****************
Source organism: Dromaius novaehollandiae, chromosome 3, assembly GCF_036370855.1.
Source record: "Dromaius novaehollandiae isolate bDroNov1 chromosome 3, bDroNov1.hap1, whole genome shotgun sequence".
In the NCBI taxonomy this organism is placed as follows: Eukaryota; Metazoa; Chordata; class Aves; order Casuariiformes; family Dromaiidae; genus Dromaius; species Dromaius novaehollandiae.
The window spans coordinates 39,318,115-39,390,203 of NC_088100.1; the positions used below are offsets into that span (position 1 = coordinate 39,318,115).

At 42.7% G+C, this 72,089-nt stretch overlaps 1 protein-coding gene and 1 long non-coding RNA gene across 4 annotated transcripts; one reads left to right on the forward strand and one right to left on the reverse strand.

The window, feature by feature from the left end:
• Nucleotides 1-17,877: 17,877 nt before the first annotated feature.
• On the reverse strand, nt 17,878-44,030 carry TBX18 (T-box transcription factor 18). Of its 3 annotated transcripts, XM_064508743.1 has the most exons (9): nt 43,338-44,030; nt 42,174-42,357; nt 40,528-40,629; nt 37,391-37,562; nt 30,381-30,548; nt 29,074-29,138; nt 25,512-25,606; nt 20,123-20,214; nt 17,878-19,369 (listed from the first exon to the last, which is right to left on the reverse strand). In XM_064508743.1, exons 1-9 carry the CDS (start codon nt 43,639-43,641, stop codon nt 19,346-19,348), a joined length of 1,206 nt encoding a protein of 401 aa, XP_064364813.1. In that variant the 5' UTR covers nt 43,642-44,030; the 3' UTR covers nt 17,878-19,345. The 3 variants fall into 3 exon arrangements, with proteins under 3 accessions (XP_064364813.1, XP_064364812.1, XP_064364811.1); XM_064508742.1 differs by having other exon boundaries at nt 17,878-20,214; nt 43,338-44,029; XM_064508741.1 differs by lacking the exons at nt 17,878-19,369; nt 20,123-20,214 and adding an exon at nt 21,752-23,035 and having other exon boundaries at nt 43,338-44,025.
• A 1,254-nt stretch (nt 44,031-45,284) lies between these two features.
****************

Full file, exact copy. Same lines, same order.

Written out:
Source organism: Dromaius novaehollandiae, chromosome 3, assembly GCF_036370855.1.
Source record: "Dromaius novaehollandiae isolate bDroNov1 chromosome 3, bDroNov1.hap1, whole genome shotgun sequence".
In the NCBI taxonomy this organism is placed as follows: Eukaryota; Metazoa; Chordata; class Aves; order Casuariiformes; family Dromaiidae; genus Dromaius; species Dromaius novaehollandiae.
The window spans coordinates 39,318,115-39,390,203 of NC_088100.1; the positions used below are offsets into that span (position 1 = coordinate 39,318,115).

At 42.7% G+C, this 72,089-nt stretch overlaps 1 protein-coding gene and 1 long non-coding RNA gene across 4 annotated transcripts; one reads left to right on the forward strand and one right to left on the reverse strand.

The window, feature by feature from the left end:
• Nucleotides 1-17,877: 17,877 nt before the first annotated feature.
• On the reverse strand, nt 17,878-44,030 carry TBX18 (T-box transcription factor 18). Of its 3 annotated transcripts, XM_064508743.1 has the most exons (9): nt 43,338-44,030; nt 42,174-42,357; nt 40,528-40,629; nt 37,391-37,562; nt 30,381-30,548; nt 29,074-29,138; nt 25,512-25,606; nt 20,123-20,214; nt 17,878-19,369 (listed from the first exon to the last, which is right to left on the reverse strand). In XM_064508743.1, exons 1-9 carry the CDS (start codon nt 43,639-43,641, stop codon nt 19,346-19,348), a joined length of 1,206 nt encoding a protein of 401 aa, XP_064364813.1. In that variant the 5' UTR covers nt 43,642-44,030; the 3' UTR covers nt 17,878-19,345. The 3 variants fall into 3 exon arrangements, with proteins under 3 accessions (XP_064364813.1, XP_064364812.1, XP_064364811.1); XM_064508742.1 differs by having other exon boundaries at nt 17,878-20,214; nt 43,338-44,029; XM_064508741.1 differs by lacking the exons at nt 17,878-19,369; nt 20,123-20,214 and adding an exon at nt 21,752-23,035 and having other exon boundaries at nt 43,338-44,025.
• A 1,254-nt stretch (nt 44,031-45,284) lies between these two features.